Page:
Oral Contraceptives: The History of Birth Control Pills

A pack of contraceptive pills
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The birth control pill was introduced to the public in the early 1960s. are synthetic hormones that mimic the way real estrogen and progestin works in a woman's body. The pill prevents ovulation—no new eggs are released by a woman who is on the pill because the pill tricks her body into believing she is already pregnant.

Early Contraception Methods

Ancient Egyptian women are credited with attempting the first form of birth control using a mixture of cotton, dates, acacia, and honey in the form of a suppository. They were somewhat successful—later research shows that fermented acacia is actually a spermicide.

Margaret Sanger

Margaret Sanger was a lifelong advocate of women's rights and a champion of a woman's right to control conception. She was the first to use the term “birth control,” opened the country’s first birth control clinic in Brooklyn, New York, and initiated the American Birth Control League, which would eventually lead to Planned Parenthood.

It had been discovered in the 1930s that hormones prevented ovulation in rabbits. In 1950, Sanger underwrote the research necessary to create the first human birth control pill using these research findings. In her eighties at the time, she raised $150,000 for the project, including $40,000 from biologist Katherine McCormick, also a women’s rights activist and the beneficiary of a sizable inheritance.

Then Sanger met endocrinologist Gregory Pincus at a dinner party. She convinced Pincus to begin work on a birth control bill in 1951. He tested progesterone on rats first, with marked success. But he wasn’t alone in his efforts to devise an oral contraceptive. A gynecologist named John Rock had already started testing chemicals as contraceptives, and Frank Colton, a chief chemist at Searle, was in the process of creating a synthetic progesterone at the time. Carl Djerassi, a Jewish chemist who fled Europe for the United States in 1930, created a pill from synthetic hormones derived from yams, but he didn’t have the funding to produce and distribute it.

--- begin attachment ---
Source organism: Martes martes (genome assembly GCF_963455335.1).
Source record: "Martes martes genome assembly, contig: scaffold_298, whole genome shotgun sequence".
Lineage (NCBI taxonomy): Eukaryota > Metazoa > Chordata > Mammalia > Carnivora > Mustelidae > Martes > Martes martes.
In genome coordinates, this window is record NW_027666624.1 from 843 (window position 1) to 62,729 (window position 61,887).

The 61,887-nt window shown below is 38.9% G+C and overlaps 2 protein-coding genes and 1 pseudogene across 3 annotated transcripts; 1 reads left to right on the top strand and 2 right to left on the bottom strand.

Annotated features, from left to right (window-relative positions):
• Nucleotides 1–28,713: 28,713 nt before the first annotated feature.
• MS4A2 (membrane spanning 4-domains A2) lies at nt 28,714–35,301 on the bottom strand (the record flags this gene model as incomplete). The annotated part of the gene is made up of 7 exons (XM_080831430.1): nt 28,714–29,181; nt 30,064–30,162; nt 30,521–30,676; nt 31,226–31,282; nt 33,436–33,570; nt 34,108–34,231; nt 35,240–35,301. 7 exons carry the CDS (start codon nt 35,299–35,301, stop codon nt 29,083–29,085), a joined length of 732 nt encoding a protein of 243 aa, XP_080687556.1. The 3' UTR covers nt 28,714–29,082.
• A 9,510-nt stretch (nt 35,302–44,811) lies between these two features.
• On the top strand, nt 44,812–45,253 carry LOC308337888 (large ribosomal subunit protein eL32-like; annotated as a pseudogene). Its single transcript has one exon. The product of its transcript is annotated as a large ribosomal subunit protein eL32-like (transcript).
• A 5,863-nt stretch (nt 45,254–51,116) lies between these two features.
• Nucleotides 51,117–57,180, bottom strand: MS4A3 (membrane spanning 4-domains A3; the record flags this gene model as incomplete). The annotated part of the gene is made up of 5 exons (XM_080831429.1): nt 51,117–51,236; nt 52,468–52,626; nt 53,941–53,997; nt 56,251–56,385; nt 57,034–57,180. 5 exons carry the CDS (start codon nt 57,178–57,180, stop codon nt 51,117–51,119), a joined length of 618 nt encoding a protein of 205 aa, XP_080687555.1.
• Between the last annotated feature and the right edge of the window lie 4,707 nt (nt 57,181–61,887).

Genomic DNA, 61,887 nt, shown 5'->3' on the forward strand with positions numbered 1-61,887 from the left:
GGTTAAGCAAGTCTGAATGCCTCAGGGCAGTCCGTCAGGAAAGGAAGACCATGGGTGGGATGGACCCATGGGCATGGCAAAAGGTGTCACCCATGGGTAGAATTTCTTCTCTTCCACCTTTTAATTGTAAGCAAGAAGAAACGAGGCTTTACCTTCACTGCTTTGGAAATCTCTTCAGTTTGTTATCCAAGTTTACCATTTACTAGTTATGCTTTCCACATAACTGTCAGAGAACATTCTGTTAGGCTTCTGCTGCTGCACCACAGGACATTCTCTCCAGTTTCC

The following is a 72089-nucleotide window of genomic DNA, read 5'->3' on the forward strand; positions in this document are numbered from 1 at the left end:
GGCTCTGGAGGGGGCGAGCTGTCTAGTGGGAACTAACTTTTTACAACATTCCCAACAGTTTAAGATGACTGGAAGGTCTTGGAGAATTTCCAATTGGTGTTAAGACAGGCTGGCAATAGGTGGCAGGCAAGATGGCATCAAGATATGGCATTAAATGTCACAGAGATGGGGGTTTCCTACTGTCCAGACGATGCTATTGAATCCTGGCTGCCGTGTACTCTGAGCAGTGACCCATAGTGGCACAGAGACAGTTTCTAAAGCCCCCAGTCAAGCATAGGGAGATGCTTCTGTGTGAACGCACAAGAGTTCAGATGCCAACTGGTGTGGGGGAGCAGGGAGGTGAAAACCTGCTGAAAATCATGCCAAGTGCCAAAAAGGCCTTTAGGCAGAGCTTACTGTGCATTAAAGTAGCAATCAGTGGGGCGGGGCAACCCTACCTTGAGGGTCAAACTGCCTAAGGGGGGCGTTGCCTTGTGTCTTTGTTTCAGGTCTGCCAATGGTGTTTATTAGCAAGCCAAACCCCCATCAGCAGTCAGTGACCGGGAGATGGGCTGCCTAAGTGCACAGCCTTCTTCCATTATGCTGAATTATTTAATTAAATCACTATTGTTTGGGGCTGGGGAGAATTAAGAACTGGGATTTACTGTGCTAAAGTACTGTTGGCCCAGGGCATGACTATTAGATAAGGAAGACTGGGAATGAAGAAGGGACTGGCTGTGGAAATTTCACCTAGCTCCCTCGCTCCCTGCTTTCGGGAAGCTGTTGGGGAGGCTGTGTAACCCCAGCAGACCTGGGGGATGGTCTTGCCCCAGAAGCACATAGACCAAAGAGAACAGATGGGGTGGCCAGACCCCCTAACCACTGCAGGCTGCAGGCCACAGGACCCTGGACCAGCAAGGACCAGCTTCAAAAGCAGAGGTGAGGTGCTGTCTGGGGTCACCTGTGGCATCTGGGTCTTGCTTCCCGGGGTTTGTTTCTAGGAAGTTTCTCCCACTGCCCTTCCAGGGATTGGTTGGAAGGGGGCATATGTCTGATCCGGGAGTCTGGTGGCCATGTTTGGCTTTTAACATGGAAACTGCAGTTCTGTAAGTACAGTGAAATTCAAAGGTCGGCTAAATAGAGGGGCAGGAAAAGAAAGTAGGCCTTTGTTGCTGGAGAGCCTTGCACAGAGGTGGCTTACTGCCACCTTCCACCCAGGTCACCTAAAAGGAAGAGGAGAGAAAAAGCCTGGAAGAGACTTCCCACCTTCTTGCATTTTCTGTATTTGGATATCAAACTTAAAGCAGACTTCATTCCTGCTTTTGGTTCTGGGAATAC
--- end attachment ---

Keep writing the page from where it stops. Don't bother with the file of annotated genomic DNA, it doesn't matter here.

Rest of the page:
Clinical Trials

By 1954, Pincus—working together with John Rock—was ready to test his contraceptive. He did so successfully in Massachusetts, then they moved on larger trials in Puerto Rico which were also highly successful.

FDA Approval

The U.S. Food and Drug Administration approved Pincus’ pill in 1957, but only to treat certain menstrual disorders, not as a contraceptive. Approval as a contraceptive was finally granted in 1960. By 1962, 1.2 million U.S. women were reportedly taking the pill and this figure doubled by 1963, increasing to 6.5 million by 1965.

Not all states were on board with the drug, however. Despite the FDA's approval, eight states outlawed the pill and Pope Paul VI took a public stand against it. By the late 1960s, serious side effects were beginning to come to light. Ultimately, Pincus’ original formula was taken off the market in the late 1980s and replaced with a less potent version that decreased some of the known health risks.

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Bellis, Mary. "Oral Contraceptives: The History of Birth Control Pills." ThoughtCo, Aug. 27, 2020, thoughtco.com/history-of-birth-control-pills-4076662. Bellis, Mary. (2020, August 27). Oral Contraceptives: The History of Birth Control Pills. Retrieved from https://www.thoughtco.com/history-of-birth-control-pills-4076662 Bellis, Mary. "Oral Contraceptives: The History of Birth Control Pills." ThoughtCo. https://www.thoughtco.com/history-of-birth-control-pills-4076662 (accessed May 13, 2021).